Well the ink had barely dried on our recent Linux Blog Safari column about security when news came out last week that a new Linux kernel vulnerability had been discovered.
Affecting all 2.4 and 2.6 kernels since 2001 on all architectures, the flaw was found and then described Thursday on the cr0 blog by Julien Tinnes and Tavis Ormandy.
“Since it leads to the kernel executing code at NULL, the vulnerability is as trivial as it can get to exploit: an attacker can just put code in the first page that will get executed with kernel privileges,” Tinnes explained.
Similarly, “this issue is easily exploitable for local privilege escalation,” Ormandy wrote on Neohapsis. “In order to exploit this, an attacker would create a mapping at address zero containing code to be executed with privileges of the kernel, and then trigger a vulnerable operation.”
A patch was committed by Linus later that same day, but not before the news spread like wildfire to Slashdot, to OSnews and to The Register, to name just a few.
“Please, this is a _local_ privilege escalation,” wrote sofar on Slashdot, for example. “It’s not like code red infecting your box remotely. A sledgehammer is also a local privilege escalation.”
Then again: “The thing is, local privilege escalations can become remote privilege escalations when combined with buggy services that allow for code injection,” countered jandrese. “This is especially bad for people who are forced to run services that they don’t trust and thus place them in jails, only to discover that if the exploit happens at the kernel level then your jail means nothing.”
‘A Bit of Excitement’
Security problems are occasionally found in “just about every piece of nontrivial software,” Chris Travers, a Slashdot blogger who works on the LedgerSMB project, told LinuxInsider. “A single security vulnerability isn’t that interesting by itself, no matter how severe. What is more important is that it gets corrected and folks update their systems in a timely manner.”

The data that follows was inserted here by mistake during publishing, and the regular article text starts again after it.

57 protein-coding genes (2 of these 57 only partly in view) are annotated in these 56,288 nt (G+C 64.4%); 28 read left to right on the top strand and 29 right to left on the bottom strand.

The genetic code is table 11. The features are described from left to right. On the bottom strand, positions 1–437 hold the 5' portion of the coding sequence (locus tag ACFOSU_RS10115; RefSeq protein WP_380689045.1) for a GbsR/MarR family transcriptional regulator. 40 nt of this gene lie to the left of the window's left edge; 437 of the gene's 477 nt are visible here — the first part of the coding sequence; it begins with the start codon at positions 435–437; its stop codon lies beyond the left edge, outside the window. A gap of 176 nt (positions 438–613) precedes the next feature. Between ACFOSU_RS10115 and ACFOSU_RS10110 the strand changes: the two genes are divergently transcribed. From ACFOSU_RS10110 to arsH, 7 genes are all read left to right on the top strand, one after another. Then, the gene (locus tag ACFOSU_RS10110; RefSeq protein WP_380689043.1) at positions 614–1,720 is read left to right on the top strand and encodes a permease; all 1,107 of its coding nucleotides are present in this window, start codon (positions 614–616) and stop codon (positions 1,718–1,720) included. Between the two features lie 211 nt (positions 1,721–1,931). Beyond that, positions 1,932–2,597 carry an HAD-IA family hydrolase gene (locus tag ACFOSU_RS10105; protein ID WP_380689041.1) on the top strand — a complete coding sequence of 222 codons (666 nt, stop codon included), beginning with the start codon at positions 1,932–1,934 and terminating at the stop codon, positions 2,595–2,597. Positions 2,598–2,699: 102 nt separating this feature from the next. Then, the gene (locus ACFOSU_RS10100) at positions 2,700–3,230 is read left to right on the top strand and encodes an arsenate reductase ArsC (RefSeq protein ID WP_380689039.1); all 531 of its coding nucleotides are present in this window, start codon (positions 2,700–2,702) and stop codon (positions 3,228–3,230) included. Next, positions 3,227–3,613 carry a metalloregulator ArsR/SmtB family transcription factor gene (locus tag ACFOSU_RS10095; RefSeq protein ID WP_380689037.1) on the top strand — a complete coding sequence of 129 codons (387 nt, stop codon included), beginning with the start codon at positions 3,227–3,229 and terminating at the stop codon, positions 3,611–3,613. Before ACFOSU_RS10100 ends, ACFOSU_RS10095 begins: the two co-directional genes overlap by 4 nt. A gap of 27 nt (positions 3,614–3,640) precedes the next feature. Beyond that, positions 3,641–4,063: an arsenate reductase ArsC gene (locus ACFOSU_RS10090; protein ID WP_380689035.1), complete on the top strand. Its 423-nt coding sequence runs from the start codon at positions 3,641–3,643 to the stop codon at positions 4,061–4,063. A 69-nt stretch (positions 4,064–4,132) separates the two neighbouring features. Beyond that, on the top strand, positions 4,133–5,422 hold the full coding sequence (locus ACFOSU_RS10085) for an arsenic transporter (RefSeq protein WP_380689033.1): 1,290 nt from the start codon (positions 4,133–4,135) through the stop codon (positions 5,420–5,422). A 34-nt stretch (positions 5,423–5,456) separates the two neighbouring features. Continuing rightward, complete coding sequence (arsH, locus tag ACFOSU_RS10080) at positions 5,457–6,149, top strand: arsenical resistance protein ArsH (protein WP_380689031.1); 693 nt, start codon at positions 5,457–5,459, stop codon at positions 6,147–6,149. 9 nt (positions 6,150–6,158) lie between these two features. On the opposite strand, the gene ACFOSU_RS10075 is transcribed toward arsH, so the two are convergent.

The news certainly “caused a bit of excitement,” blogger Robert Pogson told LinuxInsider.
Nevertheless, it was announced and patched the same day — “unlike that other OS that would leave you twisting in the wind for weeks or months,” he added.
“I hate it when those pop up,” Slashdot blogger Gerhard Mack agreed. “It’s a good thing the patch has already been released.”
In fact, local privilege escalation isn’t new for Linux, Slashdot blogger gmuslera told LinuxInsider. “From time to time — not frequently, but it happens — a case comes to light and is usually solved quickly,” he said, citing another recent example.
“For it to be exploited, you need to be able to execute given binaries in the attacked system, something that is usually a big security problem already,” gmuslera noted.
This case is “big” because it involves most Linux installations, he added. “But that the vulnerability is already patched means that most distributions will update their kernels in the next few days,” he said.
‘Better and Easier Ways to Attack’
“Yawn. Yet another *local* threat,” echoed Slashdot blogger yagu. “Once again, local access to a machine usually means you have a lot more problems to worry about than just some exploit of the kernel. As far as I’m concerned, if someone got local access to privileged machines and wanted to exploit with this vulnerability, I’d question their competence.
“Local access? Kernel exploits? Ha! There are so many better and easier ways to attack with local access,” yagu added.
“It’s not that it’s not a serious vulnerability and that it shouldn’t be fixed — it’s more the histrionics around these revelations,” he told LinuxInsider. “Exploits with local access happen. Show me a tftp exploit, a telnet exploit, something that lets a remote user hack a Linux box, then we’ll talk.”
No More Bad Guy?
Speaking of talking, that’s just what bloggers have been doing ever since the Linux Loop’s Thomas Teisberg entreated the FOSS community to “match Microsoft” on interoperability.
“As much as the FSF would like to continue framing Microsoft as the bad guy in every situation, they aren’t,” Teisberg wrote, citing the so-called “browser ballot” for Windows 7 and the proposed file format ballot for Office 2010. “The Microsoft of today is very different from the Microsoft of 5 years ago, and supporters of open standards should start to match their moves towards interoperability.”